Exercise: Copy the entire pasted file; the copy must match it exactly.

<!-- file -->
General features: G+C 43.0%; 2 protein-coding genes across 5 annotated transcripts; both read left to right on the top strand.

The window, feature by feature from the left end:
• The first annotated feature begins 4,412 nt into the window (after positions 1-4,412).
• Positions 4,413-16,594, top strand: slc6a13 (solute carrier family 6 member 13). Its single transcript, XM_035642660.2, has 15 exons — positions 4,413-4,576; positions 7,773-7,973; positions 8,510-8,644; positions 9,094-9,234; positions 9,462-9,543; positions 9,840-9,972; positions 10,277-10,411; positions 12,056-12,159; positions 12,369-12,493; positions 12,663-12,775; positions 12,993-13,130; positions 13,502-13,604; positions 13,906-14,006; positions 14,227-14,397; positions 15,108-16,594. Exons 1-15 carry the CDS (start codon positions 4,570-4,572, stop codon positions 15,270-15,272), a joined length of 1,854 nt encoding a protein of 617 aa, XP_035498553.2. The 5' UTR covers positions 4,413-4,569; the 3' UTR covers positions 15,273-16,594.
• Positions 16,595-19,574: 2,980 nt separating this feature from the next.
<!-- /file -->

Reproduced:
General features: G+C 43.0%; 2 protein-coding genes across 5 annotated transcripts; both read left to right on the top strand.

The window, feature by feature from the left end:
• The first annotated feature begins 4,412 nt into the window (after positions 1-4,412).
• Positions 4,413-16,594, top strand: slc6a13 (solute carrier family 6 member 13). Its single transcript, XM_035642660.2, has 15 exons — positions 4,413-4,576; positions 7,773-7,973; positions 8,510-8,644; positions 9,094-9,234; positions 9,462-9,543; positions 9,840-9,972; positions 10,277-10,411; positions 12,056-12,159; positions 12,369-12,493; positions 12,663-12,775; positions 12,993-13,130; positions 13,502-13,604; positions 13,906-14,006; positions 14,227-14,397; positions 15,108-16,594. Exons 1-15 carry the CDS (start codon positions 4,570-4,572, stop codon positions 15,270-15,272), a joined length of 1,854 nt encoding a protein of 617 aa, XP_035498553.2. The 5' UTR covers positions 4,413-4,569; the 3' UTR covers positions 15,273-16,594.
• Positions 16,595-19,574: 2,980 nt separating this feature from the next.